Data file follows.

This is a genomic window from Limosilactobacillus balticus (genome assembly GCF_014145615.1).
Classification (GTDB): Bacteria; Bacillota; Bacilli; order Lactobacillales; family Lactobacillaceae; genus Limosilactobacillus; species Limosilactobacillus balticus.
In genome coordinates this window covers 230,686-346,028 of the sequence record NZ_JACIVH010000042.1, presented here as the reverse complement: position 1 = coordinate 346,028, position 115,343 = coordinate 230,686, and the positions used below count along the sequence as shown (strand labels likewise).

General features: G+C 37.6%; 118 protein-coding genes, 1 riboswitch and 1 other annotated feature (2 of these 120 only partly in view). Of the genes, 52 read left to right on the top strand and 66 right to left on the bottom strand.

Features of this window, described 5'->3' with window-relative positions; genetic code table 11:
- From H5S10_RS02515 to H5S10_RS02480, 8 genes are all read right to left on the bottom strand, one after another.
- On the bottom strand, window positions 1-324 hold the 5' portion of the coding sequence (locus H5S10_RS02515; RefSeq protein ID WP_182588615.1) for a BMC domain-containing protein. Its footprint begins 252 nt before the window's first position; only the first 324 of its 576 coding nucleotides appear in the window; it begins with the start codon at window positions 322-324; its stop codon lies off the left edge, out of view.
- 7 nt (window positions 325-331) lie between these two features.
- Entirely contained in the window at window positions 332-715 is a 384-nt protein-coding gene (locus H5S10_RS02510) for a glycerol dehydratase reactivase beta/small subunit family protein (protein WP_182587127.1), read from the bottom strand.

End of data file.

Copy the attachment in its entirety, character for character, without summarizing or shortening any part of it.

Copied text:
This is a genomic window from Limosilactobacillus balticus (genome assembly GCF_014145615.1).
Classification (GTDB): Bacteria; Bacillota; Bacilli; order Lactobacillales; family Lactobacillaceae; genus Limosilactobacillus; species Limosilactobacillus balticus.
In genome coordinates this window covers 230,686-346,028 of the sequence record NZ_JACIVH010000042.1, presented here as the reverse complement: position 1 = coordinate 346,028, position 115,343 = coordinate 230,686, and the positions used below count along the sequence as shown (strand labels likewise).

General features: G+C 37.6%; 118 protein-coding genes, 1 riboswitch and 1 other annotated feature (2 of these 120 only partly in view). Of the genes, 52 read left to right on the top strand and 66 right to left on the bottom strand.

Features of this window, described 5'->3' with window-relative positions; genetic code table 11:
- From H5S10_RS02515 to H5S10_RS02480, 8 genes are all read right to left on the bottom strand, one after another.
- On the bottom strand, window positions 1-324 hold the 5' portion of the coding sequence (locus H5S10_RS02515; RefSeq protein ID WP_182588615.1) for a BMC domain-containing protein. Its footprint begins 252 nt before the window's first position; only the first 324 of its 576 coding nucleotides appear in the window; it begins with the start codon at window positions 322-324; its stop codon lies off the left edge, out of view.
- 7 nt (window positions 325-331) lie between these two features.
- Entirely contained in the window at window positions 332-715 is a 384-nt protein-coding gene (locus H5S10_RS02510) for a glycerol dehydratase reactivase beta/small subunit family protein (protein WP_182587127.1), read from the bottom strand.